Posts Tagged airplanes
I’ve always wished that a programming class had been available to me when I was in high school. I would have loved to start learning to program at an early age. Now, while I’m 23 and trying to teach myself to program, young 15-year-old developer Patrick Balestra has already released his first iOS app and is working on another!
The game, Catch the Airplanes (and iPad version Catch the Airplanes HD), is a simple one in which players destroy airplanes that make their way onto the screen. Similar to Fruit Ninja, the goal is to get all the planes that appear on the screen without missing any. The Swiss developer has created three modes for his game: survival, timer, and multiplayer. Survival mode goes until a plane gets past the player. Timer mode is a high score game where players try to get as many planes in the given time. And multiplayer (iPad-only) sets players against each other with each player trying to down specific colored planes.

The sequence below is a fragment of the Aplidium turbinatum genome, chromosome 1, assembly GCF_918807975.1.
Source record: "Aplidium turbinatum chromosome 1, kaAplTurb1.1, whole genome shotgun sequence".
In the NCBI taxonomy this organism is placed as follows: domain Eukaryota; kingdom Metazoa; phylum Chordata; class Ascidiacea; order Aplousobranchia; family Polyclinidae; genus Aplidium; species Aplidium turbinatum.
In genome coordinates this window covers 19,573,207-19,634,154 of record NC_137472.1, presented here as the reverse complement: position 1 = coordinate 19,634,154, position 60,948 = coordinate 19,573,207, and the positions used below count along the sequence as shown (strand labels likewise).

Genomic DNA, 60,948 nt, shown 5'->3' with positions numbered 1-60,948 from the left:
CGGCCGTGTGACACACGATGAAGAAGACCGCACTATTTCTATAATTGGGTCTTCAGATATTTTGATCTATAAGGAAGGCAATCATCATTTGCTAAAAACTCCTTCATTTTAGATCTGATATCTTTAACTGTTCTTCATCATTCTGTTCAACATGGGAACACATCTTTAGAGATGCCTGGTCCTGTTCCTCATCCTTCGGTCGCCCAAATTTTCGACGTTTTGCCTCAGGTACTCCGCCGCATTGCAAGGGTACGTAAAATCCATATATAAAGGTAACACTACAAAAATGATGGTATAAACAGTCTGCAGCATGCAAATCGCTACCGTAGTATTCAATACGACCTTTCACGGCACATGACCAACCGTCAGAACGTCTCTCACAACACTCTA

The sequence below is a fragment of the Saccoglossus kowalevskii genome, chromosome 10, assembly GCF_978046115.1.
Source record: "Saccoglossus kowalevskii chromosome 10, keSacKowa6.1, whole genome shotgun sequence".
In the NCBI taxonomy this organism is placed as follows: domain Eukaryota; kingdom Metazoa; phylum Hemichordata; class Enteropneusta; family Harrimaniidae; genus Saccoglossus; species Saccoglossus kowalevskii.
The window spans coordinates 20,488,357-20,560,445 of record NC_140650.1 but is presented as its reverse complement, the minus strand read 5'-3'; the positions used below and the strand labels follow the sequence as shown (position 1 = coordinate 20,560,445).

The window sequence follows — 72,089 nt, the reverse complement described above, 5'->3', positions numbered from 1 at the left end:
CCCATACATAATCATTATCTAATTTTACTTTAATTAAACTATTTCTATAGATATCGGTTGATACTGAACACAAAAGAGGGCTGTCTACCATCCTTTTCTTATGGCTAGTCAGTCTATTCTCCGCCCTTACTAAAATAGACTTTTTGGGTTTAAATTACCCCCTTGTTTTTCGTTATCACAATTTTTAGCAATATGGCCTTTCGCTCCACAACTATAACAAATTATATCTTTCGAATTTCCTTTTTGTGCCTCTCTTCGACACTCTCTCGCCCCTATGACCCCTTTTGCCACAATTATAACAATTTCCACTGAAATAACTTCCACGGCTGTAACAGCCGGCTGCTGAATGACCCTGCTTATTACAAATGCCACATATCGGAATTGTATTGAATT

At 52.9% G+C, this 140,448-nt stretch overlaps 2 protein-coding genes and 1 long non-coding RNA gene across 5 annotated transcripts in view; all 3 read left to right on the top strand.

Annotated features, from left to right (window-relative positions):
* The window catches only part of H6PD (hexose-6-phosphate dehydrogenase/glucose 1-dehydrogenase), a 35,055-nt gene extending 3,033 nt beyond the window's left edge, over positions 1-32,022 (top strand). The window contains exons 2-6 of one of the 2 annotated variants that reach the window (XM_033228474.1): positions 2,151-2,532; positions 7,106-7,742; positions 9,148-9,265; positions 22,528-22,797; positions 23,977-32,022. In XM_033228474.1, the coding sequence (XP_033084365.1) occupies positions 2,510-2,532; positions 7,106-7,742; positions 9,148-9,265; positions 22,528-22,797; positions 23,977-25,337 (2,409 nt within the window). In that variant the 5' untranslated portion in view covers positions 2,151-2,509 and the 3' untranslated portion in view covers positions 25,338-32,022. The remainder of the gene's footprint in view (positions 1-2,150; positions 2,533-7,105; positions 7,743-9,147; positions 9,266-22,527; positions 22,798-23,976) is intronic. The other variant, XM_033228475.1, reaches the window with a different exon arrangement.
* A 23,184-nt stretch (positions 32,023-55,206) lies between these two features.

Catch the Airplanes is available for $0.99 while the iPad version, Catch the Airplanes HD, is currently free. Support a young, growing developer by picking up this game.
Released: 2012-02-28 :: Category: Games
Previously, I reported that pilots were using special apps to help cut down on paper clutter in the cockpit by storing digital copies of flight charts. Now, the Federal Aviation Administration is going to allow for the expanded usage of iPads in the cockpit for the use and storage of charts and manuals as well as flight charts in the cockpit during flights, starting with American Airlines flights on Boeing 777 planes on Friday, December 16th. What’s curious is that even just by lightening flight loads by 35 pounds as iPad usage versus paper materials provides, airlines can save $1.2 million in fuel costs. For cash-strapped airlines like American Airlines, this is surely wonderful news.
This raises the question, of course, if pilots can now use their iPads in the cockpit, and if they can have them on during landing and takeoff as they conceivably could, what’s stopping the FAA from allowing people to use their own iPads at the same time, far away from the sensitive equipment? With little evidence to suggest that electronic devices offer any kind of risk, it might be time for the FAA to re-examine this policy.